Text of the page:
Update: Watch the 1/20 trailer.
Other update: read about our first film fest, or all 1/20 news.
I'm finally allowed to tell the title for the movie that I've been working on, and there it is. The title, I mean: "1/20." (We've been saying it out loud as "One-Twenty," but if you want to be a real geek about it, you're welcome to use the "slash.")
The title doesn't give away all of the movie's secrets. It doesn't even reveal that much about the purpose or the theme of the film (although, if you read it the right way, it might).
I'm not really sure where to begin, so I'm just going to do a little interview with myself about it. If you want to see my older blog posts about the movie -- about 1/20, I mean! -- just look for the label the secret movie (by clicking on those words, I mean). And if you have any other questions, just put 'em in the comments section. I'll try to say everything I'm allowed to.
How did this happen?
A producer read my book Never Mind the Goldbergs and really liked it. Then he read all my other books. Then he asked if I could write a screenplay. I told him I'd never done it before, and he said that was okay, he'd never made a film before either. So that was that. A director (expereinced!) was brought on, and he had his own idea of what movie we should make. Then we enlisted a talented (and also experienced!) production company, who were like the Oompa Loompas, but without all the creepy undertones. They were just that damn good.
What's it about?
This is where it gets tricky -- how much I'm allowed to say, I mean. Two girls are stuck in the suburbs, beating their heads against the wall, and they decide to run away to Washington, DC. There's a little bit of science fiction. A little bit of a love story. A little bit about how to break up with your best friend.
You mean it's not Jewish or punk?
It's not Jewish -- well, not flagrantly. None of the main characters are -- all the characters are collaborations between me and the director and the actors, and I think we all squeezed a lot of our spirituality/religion/punkitude into them. Ayako, who plays the lead character, is the kind of brilliant that shatters glass from miles away when she's angry, and spreads love pheromones to people two counties away. She's this demure, soft-spoken girl who -- literally five minutes into the film -- emerges into something fierce and savage and beautiful.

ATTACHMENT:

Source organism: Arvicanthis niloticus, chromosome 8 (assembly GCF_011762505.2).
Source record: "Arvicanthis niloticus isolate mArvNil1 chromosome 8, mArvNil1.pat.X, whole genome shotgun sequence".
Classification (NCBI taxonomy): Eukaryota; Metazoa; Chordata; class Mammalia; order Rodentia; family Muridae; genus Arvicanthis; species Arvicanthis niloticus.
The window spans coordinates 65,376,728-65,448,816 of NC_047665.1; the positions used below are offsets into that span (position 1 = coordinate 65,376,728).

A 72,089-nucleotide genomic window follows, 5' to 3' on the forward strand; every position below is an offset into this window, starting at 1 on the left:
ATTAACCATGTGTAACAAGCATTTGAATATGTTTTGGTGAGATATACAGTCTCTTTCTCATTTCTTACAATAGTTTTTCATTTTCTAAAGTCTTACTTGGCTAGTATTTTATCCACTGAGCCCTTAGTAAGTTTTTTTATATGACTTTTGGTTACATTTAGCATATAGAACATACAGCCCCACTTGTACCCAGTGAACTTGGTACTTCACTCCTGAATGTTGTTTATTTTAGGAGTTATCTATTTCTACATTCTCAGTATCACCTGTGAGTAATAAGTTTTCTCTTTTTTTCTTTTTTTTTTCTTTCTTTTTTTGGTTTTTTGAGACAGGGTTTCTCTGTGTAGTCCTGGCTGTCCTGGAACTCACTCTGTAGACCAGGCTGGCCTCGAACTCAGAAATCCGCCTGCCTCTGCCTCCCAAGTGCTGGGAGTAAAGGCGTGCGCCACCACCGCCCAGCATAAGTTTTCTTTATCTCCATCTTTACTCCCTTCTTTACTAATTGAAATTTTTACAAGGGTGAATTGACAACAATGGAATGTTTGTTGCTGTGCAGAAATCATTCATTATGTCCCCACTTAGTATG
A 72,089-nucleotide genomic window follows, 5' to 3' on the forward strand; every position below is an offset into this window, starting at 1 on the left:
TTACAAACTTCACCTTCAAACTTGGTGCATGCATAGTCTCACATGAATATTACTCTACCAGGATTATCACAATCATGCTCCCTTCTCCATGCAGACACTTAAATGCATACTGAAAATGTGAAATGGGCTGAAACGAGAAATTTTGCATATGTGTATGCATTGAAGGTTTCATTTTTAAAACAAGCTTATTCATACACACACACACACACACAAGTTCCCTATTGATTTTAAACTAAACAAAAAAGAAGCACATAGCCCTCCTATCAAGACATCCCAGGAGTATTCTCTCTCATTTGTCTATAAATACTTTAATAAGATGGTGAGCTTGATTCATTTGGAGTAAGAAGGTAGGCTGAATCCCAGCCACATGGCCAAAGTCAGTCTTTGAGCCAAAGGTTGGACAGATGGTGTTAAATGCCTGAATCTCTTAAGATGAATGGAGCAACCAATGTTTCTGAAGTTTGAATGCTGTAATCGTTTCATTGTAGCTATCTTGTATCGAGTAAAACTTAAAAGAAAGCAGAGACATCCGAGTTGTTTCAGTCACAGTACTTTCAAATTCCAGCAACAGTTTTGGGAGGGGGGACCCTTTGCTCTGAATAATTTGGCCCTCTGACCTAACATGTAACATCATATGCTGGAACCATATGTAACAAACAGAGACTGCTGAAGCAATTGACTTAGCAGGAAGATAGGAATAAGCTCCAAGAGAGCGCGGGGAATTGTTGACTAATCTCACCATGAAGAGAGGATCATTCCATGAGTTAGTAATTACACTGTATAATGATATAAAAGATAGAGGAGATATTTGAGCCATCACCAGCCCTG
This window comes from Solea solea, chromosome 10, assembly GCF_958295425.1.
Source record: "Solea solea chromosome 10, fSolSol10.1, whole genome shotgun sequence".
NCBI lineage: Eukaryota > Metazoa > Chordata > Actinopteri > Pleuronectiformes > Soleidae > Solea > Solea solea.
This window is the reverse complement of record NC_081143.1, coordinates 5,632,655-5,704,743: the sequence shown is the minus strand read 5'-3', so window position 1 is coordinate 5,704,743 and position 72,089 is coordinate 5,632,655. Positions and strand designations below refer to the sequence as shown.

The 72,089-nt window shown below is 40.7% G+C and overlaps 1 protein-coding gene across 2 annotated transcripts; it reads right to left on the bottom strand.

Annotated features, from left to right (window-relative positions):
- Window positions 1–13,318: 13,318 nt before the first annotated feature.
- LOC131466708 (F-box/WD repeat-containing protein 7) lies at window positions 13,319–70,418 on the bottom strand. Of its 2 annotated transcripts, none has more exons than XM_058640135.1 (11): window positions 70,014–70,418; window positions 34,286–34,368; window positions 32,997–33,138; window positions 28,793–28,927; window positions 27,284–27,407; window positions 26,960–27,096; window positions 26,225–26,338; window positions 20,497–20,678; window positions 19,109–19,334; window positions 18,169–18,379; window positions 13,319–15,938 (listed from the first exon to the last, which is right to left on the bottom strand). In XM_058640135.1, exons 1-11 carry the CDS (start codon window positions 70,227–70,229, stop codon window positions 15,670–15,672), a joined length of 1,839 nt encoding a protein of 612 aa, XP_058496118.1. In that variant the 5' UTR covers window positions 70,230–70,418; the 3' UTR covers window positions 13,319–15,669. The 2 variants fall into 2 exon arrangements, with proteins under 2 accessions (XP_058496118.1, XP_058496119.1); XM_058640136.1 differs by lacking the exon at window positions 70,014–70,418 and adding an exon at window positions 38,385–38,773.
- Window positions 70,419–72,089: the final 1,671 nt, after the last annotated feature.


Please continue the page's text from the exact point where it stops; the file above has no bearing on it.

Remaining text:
It's pretty flagrantly punk, though. You'll see as soon as I'm allowed to show the movie poster -- Ayako's hair is an art piece. An art piece that's 18 inches tall.
Where did the idea come from, anyway?
I lived in D.C. for five years, from when I was 17 until I turned 22, moved to San Francisco, and decided to be a poet. It was a weird five years -- I became Orthodox, was homeless for a bit, became a coffee addict, got off coffee, spent a lot of time alone wandering around huge empty boulevards. You haven't lived till you've been alone at the Lincoln Memorial at 4 a.m. Of course, you also probably haven't come that close to being abducted by a psycho and disappearing off the face of the earth, either. D.C. is a beautiful place, but it's also frightening. It's where I learned how to be an adult.
Have you seen the movie yet?
I've seen a rough cut, and I've seen about two minutes with film. It's beautiful. Gerardo del Castillo, who directed the film (he's the only one whose name I know I'm allowed to reveal), is a genius. If he made thirty-second TV commercials, prime-time audiences would be jumping to their feet and giving a standing ovation five times an hour.
Where did you film?
All over the place. Most scenes were shot in Queens, Manhattan, and upstate (well, semi-upstate) (well, Monsey). Some great stories came out of that, mostly involving Ayako's mohawk and Hasidic Jews. The last week of filming was all in D.C. proper. I missed the last day of filming, which was on Thanksgiving and at my favorite location in the city. But I got to be at the White House scenes, which was way worth it.
What's your favorite part?
That would be telling.
Fine, then. Biggest surprise?
Melinda, who did the art direction and props. I didn't even consciously realize there would be an art director. But when I wrote about what Ayako's character's bedroom should look like, I was basically fantasizing -- it was my bedroom if I knew way more about electronics and graffiti art and hacking Christmas lights than I do.
Filming was completed in November. Now the movie's getting all professional-fied: The film is being cut and edited in Barcelona. The actual sound is getting mastered in London, and they're working out the soundtrack. And we're trying to get a distribution deal, which sounds like nothing, but it's apparently the hardest and scariest part of this whole enterprise.
And, most of all, drumming up support. Talking to people. Letting you know how good 1/20 is going to be once you're watching it in a theater (it will be amazing, I promise) and letting the Hollywood Industry Folks know that there are people who want to see it. That a movie doesn't have to have naked folks or guns or blue naked people with guns...sometimes, that all it takes is a lot of heart.
Thursday, April 29, 2010
Update: Watch the 1/20 trailer.
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